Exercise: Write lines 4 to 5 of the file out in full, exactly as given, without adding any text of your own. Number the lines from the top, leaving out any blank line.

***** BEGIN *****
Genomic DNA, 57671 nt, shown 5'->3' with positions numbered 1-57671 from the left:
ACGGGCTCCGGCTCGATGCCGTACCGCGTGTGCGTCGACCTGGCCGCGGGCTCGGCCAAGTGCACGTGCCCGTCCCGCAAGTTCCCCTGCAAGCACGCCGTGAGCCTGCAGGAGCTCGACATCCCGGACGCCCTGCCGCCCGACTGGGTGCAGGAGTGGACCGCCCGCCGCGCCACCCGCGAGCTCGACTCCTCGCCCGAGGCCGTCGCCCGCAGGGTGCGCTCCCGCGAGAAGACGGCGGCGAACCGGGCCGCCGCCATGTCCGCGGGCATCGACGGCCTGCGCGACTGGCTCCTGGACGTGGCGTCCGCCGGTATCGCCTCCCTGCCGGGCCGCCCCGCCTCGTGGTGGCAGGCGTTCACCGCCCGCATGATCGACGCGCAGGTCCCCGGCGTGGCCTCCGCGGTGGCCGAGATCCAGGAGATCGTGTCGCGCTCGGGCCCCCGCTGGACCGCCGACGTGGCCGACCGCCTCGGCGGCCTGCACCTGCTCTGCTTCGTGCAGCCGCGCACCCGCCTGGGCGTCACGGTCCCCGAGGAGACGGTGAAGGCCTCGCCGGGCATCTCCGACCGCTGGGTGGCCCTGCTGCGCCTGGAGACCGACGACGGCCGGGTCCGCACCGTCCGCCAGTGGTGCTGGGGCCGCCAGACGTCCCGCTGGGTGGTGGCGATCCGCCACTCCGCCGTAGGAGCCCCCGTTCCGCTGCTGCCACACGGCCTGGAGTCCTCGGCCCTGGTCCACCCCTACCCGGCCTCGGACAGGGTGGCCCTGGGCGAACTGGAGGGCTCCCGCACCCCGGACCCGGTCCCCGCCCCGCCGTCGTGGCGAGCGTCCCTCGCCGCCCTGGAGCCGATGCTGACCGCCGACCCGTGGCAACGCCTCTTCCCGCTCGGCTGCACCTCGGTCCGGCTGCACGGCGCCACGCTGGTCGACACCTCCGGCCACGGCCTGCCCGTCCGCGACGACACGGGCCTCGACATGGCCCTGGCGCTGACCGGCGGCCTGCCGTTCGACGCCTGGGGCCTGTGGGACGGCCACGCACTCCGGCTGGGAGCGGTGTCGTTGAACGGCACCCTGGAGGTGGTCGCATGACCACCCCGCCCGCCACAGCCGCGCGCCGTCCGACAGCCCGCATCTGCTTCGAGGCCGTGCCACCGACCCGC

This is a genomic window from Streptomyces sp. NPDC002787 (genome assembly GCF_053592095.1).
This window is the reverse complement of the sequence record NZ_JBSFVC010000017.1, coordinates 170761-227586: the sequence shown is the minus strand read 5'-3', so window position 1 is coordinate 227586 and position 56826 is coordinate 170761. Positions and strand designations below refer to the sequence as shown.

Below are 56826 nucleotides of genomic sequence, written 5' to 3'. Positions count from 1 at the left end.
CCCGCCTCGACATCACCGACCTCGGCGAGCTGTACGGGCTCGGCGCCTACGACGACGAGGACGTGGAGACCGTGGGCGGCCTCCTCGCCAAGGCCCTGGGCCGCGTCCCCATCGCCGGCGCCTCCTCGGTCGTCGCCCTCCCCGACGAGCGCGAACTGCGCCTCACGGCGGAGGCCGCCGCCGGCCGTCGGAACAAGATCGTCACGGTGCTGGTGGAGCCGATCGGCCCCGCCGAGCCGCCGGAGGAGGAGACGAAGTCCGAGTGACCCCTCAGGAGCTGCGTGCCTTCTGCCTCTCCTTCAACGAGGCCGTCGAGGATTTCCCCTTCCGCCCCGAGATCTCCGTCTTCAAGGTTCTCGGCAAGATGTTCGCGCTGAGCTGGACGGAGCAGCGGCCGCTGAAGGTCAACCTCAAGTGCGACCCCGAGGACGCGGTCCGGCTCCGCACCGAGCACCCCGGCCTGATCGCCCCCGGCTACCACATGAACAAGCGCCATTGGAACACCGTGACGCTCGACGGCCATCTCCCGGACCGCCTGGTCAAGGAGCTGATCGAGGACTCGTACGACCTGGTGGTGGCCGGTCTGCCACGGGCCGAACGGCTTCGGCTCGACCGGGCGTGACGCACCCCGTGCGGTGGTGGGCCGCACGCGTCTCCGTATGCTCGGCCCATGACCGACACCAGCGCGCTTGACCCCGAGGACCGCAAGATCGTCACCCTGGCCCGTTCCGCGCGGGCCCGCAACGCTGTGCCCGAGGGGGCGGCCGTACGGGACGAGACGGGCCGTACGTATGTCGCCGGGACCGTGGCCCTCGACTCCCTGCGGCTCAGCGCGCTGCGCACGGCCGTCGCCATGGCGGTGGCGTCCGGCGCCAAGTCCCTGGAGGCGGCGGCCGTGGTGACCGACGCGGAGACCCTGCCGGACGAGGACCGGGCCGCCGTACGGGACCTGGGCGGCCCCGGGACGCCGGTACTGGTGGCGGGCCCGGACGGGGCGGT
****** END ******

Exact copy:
This window is the reverse complement of the sequence record NZ_JBSFVC010000017.1, coordinates 170761-227586: the sequence shown is the minus strand read 5'-3', so window position 1 is coordinate 227586 and position 56826 is coordinate 170761. Positions and strand designations below refer to the sequence as shown.

Below are 56826 nucleotides of genomic sequence, written 5' to 3'. Positions count from 1 at the left end.